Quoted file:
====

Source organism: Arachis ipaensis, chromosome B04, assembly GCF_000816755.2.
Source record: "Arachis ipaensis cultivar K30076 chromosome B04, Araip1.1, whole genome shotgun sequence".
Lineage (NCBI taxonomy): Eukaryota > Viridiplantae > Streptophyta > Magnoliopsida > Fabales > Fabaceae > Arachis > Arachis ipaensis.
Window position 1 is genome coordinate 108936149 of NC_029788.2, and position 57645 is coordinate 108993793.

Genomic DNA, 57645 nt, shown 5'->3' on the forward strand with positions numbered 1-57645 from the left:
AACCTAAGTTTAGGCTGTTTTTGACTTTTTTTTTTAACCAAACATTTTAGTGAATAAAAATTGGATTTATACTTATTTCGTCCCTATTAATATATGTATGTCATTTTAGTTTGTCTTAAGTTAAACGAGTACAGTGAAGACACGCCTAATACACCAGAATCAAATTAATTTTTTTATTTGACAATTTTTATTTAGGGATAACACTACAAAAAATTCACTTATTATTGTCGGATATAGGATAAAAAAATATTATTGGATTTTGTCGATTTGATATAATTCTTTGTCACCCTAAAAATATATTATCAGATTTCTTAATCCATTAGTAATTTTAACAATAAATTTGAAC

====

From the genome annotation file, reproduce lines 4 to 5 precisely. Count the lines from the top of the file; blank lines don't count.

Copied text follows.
Window position 1 is genome coordinate 108936149 of NC_029788.2, and position 57645 is coordinate 108993793.

Genomic DNA, 57645 nt, shown 5'->3' on the forward strand with positions numbered 1-57645 from the left: